The Cincinnati Enquirer from Cincinnati, Ohio on June 16, 1987 · Page 52
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The Cincinnati Enquirer from Cincinnati, Ohio · Page 52

Cincinnati, Ohio
Issue Date:
Tuesday, June 16, 1987
Page 52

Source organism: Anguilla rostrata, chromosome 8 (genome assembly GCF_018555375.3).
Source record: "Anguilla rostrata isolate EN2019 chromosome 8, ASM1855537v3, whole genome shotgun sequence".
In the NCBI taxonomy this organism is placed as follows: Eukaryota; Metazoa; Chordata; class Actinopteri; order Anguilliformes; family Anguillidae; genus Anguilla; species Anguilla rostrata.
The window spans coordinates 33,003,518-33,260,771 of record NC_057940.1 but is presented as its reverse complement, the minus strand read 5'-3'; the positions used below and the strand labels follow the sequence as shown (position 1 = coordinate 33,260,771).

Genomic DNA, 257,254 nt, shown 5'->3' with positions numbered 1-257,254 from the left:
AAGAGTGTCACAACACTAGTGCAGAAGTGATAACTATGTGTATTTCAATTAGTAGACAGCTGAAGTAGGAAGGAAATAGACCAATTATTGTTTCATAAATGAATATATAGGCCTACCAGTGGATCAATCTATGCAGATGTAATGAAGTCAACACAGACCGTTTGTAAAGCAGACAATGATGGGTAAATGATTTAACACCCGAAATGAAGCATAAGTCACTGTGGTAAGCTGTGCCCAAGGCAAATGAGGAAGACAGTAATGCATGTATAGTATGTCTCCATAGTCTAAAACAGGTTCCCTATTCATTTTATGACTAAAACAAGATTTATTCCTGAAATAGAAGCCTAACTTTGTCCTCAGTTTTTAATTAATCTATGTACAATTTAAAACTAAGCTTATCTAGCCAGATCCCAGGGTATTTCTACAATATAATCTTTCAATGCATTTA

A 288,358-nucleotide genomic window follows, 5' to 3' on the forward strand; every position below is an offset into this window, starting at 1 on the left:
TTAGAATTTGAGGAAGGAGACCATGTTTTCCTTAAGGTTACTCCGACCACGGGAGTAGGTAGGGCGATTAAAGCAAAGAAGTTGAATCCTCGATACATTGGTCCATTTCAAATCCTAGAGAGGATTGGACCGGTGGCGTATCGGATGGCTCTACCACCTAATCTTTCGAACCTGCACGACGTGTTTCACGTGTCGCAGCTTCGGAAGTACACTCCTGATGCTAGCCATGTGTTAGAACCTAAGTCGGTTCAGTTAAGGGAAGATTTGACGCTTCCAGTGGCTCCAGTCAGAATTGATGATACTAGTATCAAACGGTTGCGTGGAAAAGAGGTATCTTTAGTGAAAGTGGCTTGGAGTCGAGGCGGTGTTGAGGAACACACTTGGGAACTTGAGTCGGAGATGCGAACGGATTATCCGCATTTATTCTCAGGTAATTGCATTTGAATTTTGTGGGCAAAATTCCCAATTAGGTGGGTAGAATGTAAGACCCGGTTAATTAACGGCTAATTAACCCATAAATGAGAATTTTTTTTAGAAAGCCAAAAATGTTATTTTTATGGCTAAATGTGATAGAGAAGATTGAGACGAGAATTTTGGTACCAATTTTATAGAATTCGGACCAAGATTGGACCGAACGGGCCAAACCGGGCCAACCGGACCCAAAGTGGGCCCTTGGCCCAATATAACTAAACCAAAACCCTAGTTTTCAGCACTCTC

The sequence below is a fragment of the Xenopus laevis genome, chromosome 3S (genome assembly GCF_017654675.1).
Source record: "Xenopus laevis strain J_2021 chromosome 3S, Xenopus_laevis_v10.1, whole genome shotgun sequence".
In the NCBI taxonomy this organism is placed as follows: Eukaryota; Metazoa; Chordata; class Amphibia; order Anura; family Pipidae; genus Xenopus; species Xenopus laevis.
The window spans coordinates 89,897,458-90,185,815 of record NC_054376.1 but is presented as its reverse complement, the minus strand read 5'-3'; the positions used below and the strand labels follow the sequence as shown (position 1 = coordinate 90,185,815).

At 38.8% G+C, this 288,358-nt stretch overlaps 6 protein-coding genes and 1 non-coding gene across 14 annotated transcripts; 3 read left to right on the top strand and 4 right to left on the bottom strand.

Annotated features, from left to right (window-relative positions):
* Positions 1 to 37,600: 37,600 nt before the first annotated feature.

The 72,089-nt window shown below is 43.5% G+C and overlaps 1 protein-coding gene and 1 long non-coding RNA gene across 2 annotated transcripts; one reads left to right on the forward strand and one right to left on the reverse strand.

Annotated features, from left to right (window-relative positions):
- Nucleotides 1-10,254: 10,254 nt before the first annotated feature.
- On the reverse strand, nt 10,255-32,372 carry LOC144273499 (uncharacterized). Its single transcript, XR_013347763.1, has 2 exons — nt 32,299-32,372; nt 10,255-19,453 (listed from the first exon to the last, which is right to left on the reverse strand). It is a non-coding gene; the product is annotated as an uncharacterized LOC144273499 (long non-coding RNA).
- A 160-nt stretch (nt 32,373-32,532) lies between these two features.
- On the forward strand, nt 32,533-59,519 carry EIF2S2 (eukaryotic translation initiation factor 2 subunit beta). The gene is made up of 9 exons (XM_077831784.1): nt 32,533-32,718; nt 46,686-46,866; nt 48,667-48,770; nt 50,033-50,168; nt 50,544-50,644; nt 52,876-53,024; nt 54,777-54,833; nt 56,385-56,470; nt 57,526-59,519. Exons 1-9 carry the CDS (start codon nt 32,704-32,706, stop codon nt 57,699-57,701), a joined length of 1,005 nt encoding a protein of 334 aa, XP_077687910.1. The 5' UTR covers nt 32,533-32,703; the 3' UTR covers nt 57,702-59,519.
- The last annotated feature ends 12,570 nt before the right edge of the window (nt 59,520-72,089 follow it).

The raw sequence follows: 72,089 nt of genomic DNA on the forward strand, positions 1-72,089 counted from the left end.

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EXTRA 12 THE CINCINNATI ENQUIRERTuesdav. June 16, 1987 SOOTHE Midland team's family ties breed success Philosophy of togetherness helps develop top players BY TERRY FLYNN The Cincinnati Enquirer Larry Redwine emphasizes the family approach to coaching baseball. He treats his players as though they were his sons, and he wants them to get along like brothers. According to the members of the Midland Cardinals, the team of 15 and 16 year olds Redwine has coached for three years, the system works. Pitcher Dave Burgin attends Western Hills High School, and he the only west sider on the Cardinals' roster. But he certainly doesn't feel out of place on a squad comprised mostly of kids from east of Vine Street. "Midland has the reputation," the 15-year-old Burgin said. "I saw it as a chance for a big change from Knothole baseball. Midland teams play a lot more games, and we play top teams from other parts of the country." As an example, Burgin mentioned a tournament in Nashville, Tenn., July 6-11. "We play 12 games, two games a day," he said. The Cardinals regularly play 70 or n'idre games a season. The Cardinals' record would seem to bear out Redwine's belief that togetherness makes a stronger team. Last year the Cardinals finished their season in the Mickey Mantle League with a 61-9 record, a regional title and a third-place league World Series finish. "Any team I coach, I try to build the family idea," said Redwine, who also coaches the Xavier University baseball team. "But these kids (Cardinals) make it easy." The Cardinals are part of the Midland baseball program which features four amateur teams with players ranging from 15 to 18. The Indians and Cardinals have 15- and 16-year-old players; the Braves are 17 years old; and the Redskins are primarily 18 years old. Midland is synonymous with successful amateur baseball teams in Greater Cincinnati. Sponsored by the Midland Company, the program's heart and soul is Midland board chairman Joe Hayden. "Joe Hayden gives a lot of money every year not just to the Midland teams, but to numerous inner city baseball programs and a great many soccer teams," Redwine said. "He (Hayden) just loves kids," Redwine continued. "He believes kids are our greatest resource and he tries to keep them active through athletics." Clint Patton, a 16-year-old sec-on"d basemanshortstop from Wyoming High School, said one of Mid land's major attractions for the area's top amateur baseball talent is the first-class treatment they receive. "We travel a lot, and we don't have to pay for everything," he said. Burgin mentioned that the Midland schedule did not interfere with high school baseball. "Even if you go to the state tournament, you can join (the Cardinals) after the high school season," he said. The Midland program is a seemingly bottomless well of baseball talent, both for professional and college baseball. "There are over 100 kids who have been drafted by professional baseball since the Midland teams started about 18 years ago," Redwine said. Current major leaguers who played for Midland teams are the Reds' Ron Oester, Houston's Bill Doran, Charlie Leibrandt of Kansas City and the White Sox' Rich Dotson. A member of last year's Redskins, who captured their third straight Mickey Mantle League World Series, was Ken Griffey Jr., just taken as the No. 1 pick in the pro draft by Seattle. "There are hundreds of Midland players who have gone on to play college baseball," Redwine said. "Hayden makes every effort to place all of the Midland kids in college. Of course, that doesn't always work, but a great many players do go to college." There are no tryouts for Midland teams. Coaches like Redwine and Hayden are familiar with all the top high school players in the area, and they are always checking out new prospects each year. "Certain areas are committed to Midland, and we know we'll get kids from those areas," Redwine said. "And people contact us about kids they think should play for Midland." Redwine gets plenty of help from his three assistant coaches Mark Hopkins, Mike Montgomery and Bill Grimes. All four are definitely favorites with the players. "We're relaxed," said Withrow High School student Stuart McMillan. "We're not worried about making a mistake, and we go for the big plays. It's not like when you're in Knothole or high school ball." "The coaches understand," chimed in Withrow teammate Mike Hill. "As long as you give 110, they'll work with you and not get all over you about a mistake." Naturally. It's just one big family. ffi' mm fw r - - . i 4 t: c v . X Jin s ' -c, v. - i4 V A ?$ Midland team member Dave Burgin warms up his pitching arm before a recent game. The only west sider player for the Cardinals, Burgin was attracted by the reputation of Midland and the large volume of games scheduled for the team. ! Vf. V (, :; &M Am..., . s.-v, f fe;-:i Coach Larry Redwine leads a pregame prayer as he is surrounded by I . . .'1L 44 n I I 4,!l . learn Tinisnea us season wiui aoi wwpa -mm .,....,,,.., if i " mm i wjp u ji ' m '5 V , ir n : ' s . ,. - a rccuru, a reyiondi uxie ana a mira-piace r-. The Cincinnati EnquirerJohn Samora his Midland players. Last vear the 1 . . . . . . league World Series finish. . N ...... .. I

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